All procedures on live animals were approved by the Institutional Animal Care and Use Committee of Duke University and University of Copenhagen. Tissue collection and export were approved by the Tissue Collection permits of Denmark and Netherlands, and for import by the United States Department of Agriculture (Permit # 119548).
Radioactive in situ hybridization
To localize mRNA expression of the PVALB and SLIT1 genes we used radioactive 35S in situ hybridization following previously described procedures [54,83]. To make the PVALB riboprobe we used a clone from our zebra finch full-length cDNA collection [38, 46] (GenBank Accession # DQ215755), and a SLIT1 clone containing 1.8Kb of the coding region that we cloned  (GenBank Accession # KF738084). Sections were fixed in 3% paraformaldehyde, rinsed in 1X phosphate-buffer saline (PBS), dehydrated in an increasing ethanol series, and then air-dried. We generated radioactive 35S-UTP-labeled sense and antisense riboprobes by reverse transcription, and hybridized each slide containing brain sections with 1x106 cpm at 60°C (PVALB, SLIT1; the lower than 65°C temperature is to obtain cross-species hybridization). We exposed the slides to NTB emulsion (Kodak, USA) diluted 1:1 in distilled water for ~14–30 days at 4°C and processed the slides with D-19 developer (Kodak) and fixer (Kodak). We visualized the bound riboprobe as silver grains, and the cell bodies by counterstaining with cresyl-violet acetate solution (Sigma, USA). Tissue incubated with the sense probe showed no significant signal above background.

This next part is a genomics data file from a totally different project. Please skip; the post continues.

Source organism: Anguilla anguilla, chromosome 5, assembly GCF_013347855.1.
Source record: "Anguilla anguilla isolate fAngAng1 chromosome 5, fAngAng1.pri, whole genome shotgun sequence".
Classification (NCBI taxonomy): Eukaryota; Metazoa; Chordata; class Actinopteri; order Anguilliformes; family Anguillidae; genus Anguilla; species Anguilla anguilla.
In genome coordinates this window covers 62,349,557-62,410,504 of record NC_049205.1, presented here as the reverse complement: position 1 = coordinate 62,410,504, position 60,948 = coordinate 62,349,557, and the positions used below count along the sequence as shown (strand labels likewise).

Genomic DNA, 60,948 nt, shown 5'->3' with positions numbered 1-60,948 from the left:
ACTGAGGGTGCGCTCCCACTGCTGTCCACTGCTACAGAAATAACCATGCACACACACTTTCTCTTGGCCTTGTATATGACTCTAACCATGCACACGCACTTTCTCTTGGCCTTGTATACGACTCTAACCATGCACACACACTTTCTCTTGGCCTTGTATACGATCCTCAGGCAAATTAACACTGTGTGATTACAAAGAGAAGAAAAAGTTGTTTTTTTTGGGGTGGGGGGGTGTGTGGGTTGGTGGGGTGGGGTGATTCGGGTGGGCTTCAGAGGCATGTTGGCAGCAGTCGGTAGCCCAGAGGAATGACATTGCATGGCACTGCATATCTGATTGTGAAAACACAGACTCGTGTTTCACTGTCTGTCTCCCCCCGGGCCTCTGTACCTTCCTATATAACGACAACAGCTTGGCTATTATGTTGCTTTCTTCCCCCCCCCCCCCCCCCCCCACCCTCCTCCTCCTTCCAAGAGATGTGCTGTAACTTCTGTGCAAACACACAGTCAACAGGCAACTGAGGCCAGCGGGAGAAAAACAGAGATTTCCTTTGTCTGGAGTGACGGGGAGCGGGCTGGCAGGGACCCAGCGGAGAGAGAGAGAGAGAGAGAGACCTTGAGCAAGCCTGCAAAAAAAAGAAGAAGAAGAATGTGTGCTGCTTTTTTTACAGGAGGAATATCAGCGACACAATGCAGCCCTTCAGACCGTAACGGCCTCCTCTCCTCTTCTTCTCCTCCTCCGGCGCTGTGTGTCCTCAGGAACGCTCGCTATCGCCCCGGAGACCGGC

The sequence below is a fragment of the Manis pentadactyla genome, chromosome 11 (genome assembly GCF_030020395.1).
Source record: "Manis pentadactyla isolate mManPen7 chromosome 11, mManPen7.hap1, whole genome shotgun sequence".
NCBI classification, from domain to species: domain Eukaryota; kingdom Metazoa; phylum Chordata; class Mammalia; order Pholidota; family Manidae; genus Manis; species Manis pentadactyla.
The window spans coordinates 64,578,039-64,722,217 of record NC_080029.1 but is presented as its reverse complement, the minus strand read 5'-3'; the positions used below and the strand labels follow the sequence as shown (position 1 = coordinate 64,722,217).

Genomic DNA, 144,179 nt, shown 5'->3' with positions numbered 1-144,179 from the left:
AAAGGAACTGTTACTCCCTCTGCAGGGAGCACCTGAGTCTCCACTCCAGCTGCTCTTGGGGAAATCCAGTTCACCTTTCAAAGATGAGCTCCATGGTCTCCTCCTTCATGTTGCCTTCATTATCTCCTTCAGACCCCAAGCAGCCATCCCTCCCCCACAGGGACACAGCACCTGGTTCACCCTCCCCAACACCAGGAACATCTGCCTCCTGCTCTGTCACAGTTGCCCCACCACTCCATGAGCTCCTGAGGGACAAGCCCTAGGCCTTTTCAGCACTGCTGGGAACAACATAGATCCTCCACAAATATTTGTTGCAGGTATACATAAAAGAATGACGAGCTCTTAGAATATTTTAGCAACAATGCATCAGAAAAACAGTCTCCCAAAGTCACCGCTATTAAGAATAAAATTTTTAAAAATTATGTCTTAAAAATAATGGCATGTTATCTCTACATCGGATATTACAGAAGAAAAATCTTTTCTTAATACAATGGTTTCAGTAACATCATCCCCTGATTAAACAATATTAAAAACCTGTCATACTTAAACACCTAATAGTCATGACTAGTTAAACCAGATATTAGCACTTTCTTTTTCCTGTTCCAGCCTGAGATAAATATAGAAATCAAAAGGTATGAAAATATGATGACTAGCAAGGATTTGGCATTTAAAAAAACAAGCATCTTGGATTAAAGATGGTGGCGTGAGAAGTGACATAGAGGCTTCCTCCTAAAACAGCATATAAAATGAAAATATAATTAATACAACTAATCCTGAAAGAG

Quantification of song nuclei size ratios
To perform quantification of area measurements, we captured digital images of brain sections of emulsion dipped (in darkfield) plus Nissl-stained (in brightfield) slides using an Olympus MVX10 microscope (Olympus, Japan) connected to a DP71 camera (Olympus) and DP Controller software. We quantified the core and shell area boundaries from all available sections from each animal per species. However, to remove any size measurement biases due to the number of available sections, we selectively analyzed the core and shell regions in sections where the core region was the largest, in 3–4 adjacent sections per brain region in each animal. We measured the area sizes using the Freehand tool in the Fiji software from ImageJ with the scale bar set in millimeters for spatial calibration. PVALB expression specializations and cresyl violet were used to visualize the posterior song nuclei (NLC and AAC) core and shell regions and the anterior song nuclei (MO and NAO) core regions, whereas only cresyl violet was used to visualize the shell regions of MO and NAO, as PVALB does not distinguish their shell boundaries. All statistical analyses were performed using IBM SPSS Statistics for Macintosh (Version 22.0).